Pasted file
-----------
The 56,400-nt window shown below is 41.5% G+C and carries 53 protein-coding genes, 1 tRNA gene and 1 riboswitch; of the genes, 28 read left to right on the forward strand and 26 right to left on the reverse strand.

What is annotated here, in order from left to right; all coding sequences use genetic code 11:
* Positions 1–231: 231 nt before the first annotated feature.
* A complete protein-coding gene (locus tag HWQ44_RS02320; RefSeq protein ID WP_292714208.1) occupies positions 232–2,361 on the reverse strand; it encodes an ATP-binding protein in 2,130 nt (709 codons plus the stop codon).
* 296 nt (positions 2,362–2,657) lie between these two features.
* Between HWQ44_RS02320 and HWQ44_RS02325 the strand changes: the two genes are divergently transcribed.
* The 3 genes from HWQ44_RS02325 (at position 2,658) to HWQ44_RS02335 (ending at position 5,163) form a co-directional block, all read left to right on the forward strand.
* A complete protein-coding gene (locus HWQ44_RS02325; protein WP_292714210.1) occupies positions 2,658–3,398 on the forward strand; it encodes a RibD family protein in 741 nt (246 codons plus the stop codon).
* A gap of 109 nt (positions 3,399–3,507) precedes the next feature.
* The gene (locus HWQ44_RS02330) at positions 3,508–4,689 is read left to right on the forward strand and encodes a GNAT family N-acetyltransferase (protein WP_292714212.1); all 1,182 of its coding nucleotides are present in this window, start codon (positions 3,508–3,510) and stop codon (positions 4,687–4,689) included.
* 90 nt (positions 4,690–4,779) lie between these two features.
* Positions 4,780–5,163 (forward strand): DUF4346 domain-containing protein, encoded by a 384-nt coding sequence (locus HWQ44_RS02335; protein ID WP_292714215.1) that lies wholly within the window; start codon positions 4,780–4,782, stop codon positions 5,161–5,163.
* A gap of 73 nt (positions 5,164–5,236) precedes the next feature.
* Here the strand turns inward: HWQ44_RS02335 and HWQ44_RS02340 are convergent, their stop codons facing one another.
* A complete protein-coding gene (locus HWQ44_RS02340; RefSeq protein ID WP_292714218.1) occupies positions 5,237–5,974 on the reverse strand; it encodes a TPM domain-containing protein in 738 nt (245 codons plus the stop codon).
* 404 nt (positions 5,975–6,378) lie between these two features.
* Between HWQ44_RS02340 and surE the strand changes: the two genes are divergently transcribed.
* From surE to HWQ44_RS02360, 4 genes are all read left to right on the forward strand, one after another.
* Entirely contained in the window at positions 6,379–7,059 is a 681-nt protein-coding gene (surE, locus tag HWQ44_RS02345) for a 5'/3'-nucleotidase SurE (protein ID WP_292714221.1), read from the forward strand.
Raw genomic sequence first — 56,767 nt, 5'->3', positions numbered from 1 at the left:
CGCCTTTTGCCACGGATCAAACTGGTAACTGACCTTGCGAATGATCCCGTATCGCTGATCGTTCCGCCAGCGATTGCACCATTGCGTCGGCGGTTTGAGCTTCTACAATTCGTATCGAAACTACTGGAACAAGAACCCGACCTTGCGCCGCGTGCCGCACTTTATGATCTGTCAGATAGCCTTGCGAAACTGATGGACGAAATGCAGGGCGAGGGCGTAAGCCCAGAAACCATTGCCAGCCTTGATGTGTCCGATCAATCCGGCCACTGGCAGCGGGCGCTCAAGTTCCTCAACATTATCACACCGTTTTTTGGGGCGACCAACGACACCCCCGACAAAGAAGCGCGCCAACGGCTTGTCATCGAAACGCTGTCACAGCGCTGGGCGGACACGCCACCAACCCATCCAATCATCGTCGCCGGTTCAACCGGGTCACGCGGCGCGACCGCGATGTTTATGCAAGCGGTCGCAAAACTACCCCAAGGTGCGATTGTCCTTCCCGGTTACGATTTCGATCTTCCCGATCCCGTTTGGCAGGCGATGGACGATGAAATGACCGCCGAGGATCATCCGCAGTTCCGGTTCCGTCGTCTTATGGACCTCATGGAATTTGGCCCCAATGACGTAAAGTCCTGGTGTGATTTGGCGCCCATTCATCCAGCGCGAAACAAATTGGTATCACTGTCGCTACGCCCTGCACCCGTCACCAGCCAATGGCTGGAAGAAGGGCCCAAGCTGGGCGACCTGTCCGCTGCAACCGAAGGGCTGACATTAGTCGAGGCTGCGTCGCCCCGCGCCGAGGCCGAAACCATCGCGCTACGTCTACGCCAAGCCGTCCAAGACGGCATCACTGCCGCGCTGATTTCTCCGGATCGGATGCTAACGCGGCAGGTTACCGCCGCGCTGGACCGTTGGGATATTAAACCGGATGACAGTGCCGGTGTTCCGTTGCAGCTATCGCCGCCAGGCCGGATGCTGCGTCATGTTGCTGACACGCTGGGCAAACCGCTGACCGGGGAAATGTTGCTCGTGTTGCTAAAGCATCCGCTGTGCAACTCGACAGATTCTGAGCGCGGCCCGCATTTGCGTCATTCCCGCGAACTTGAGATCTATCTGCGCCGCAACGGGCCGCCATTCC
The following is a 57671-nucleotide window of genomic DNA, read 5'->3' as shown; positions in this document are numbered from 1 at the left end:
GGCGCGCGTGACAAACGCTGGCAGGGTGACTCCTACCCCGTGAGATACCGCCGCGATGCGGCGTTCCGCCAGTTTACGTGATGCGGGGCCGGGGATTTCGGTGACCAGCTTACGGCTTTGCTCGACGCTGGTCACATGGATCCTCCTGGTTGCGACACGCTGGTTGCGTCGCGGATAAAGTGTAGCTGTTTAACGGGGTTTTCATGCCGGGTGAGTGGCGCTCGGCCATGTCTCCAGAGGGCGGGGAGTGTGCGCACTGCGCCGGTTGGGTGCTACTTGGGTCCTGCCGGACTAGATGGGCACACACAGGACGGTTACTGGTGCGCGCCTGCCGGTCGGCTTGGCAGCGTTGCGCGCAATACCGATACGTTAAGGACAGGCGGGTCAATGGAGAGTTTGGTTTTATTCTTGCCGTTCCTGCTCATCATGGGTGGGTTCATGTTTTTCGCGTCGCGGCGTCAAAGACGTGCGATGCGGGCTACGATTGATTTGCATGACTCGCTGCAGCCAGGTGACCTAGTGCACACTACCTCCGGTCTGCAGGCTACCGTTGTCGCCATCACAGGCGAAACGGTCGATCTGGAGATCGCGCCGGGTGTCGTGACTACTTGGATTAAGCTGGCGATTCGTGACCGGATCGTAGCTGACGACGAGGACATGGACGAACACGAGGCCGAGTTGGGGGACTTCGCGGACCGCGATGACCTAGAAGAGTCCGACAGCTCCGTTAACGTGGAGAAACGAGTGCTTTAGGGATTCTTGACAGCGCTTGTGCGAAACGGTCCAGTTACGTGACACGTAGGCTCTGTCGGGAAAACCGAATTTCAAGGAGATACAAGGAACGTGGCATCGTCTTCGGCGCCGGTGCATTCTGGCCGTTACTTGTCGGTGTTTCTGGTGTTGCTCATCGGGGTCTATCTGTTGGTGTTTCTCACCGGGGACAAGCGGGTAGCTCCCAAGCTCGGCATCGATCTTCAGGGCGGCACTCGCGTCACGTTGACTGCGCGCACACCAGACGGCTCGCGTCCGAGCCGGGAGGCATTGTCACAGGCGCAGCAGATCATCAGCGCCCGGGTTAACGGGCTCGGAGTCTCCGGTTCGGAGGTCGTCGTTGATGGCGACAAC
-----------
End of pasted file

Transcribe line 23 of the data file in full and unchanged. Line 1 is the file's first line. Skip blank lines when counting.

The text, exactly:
GGCGCGCGTGACAAACGCTGGCAGGGTGACTCCTACCCCGTGAGATACCGCCGCGATGCGGCGTTCCGCCAGTTTACGTGATGCGGGGCCGGGGATTTCGGTGACCAGCTTACGGCTTTGCTCGACGCTGGTCACATGGATCCTCCTGGTTGCGACACGCTGGTTGCGTCGCGGATAAAGTGTAGCTGTTTAACGGGGTTTTCATGCCGGGTGAGTGGCGCTCGGCCATGTCTCCAGAGGGCGGGGAGTGTGCGCACTGCGCCGGTTGGGTGCTACTTGGGTCCTGCCGGACTAGATGGGCACACACAGGACGGTTACTGGTGCGCGCCTGCCGGTCGGCTTGGCAGCGTTGCGCGCAATACCGATACGTTAAGGACAGGCGGGTCAATGGAGAGTTTGGTTTTATTCTTGCCGTTCCTGCTCATCATGGGTGGGTTCATGTTTTTCGCGTCGCGGCGTCAAAGACGTGCGATGCGGGCTACGATTGATTTGCATGACTCGCTGCAGCCAGGTGACCTAGTGCACACTACCTCCGGTCTGCAGGCTACCGTTGTCGCCATCACAGGCGAAACGGTCGATCTGGAGATCGCGCCGGGTGTCGTGACTACTTGGATTAAGCTGGCGATTCGTGACCGGATCGTAGCTGACGACGAGGACATGGACGAACACGAGGCCGAGTTGGGGGACTTCGCGGACCGCGATGACCTAGAAGAGTCCGACAGCTCCGTTAACGTGGAGAAACGAGTGCTTTAGGGATTCTTGACAGCGCTTGTGCGAAACGGTCCAGTTACGTGACACGTAGGCTCTGTCGGGAAAACCGAATTTCAAGGAGATACAAGGAACGTGGCATCGTCTTCGGCGCCGGTGCATTCTGGCCGTTACTTGTCGGTGTTTCTGGTGTTGCTCATCGGGGTCTATCTGTTGGTGTTTCTCACCGGGGACAAGCGGGTAGCTCCCAAGCTCGGCATCGATCTTCAGGGCGGCACTCGCGTCACGTTGACTGCGCGCACACCAGACGGCTCGCGTCCGAGCCGGGAGGCATTGTCACAGGCGCAGCAGATCATCAGCGCCCGGGTTAACGGGCTCGGAGTCTCCGGTTCGGAGGTCGTCGTTGATGGCGACAAC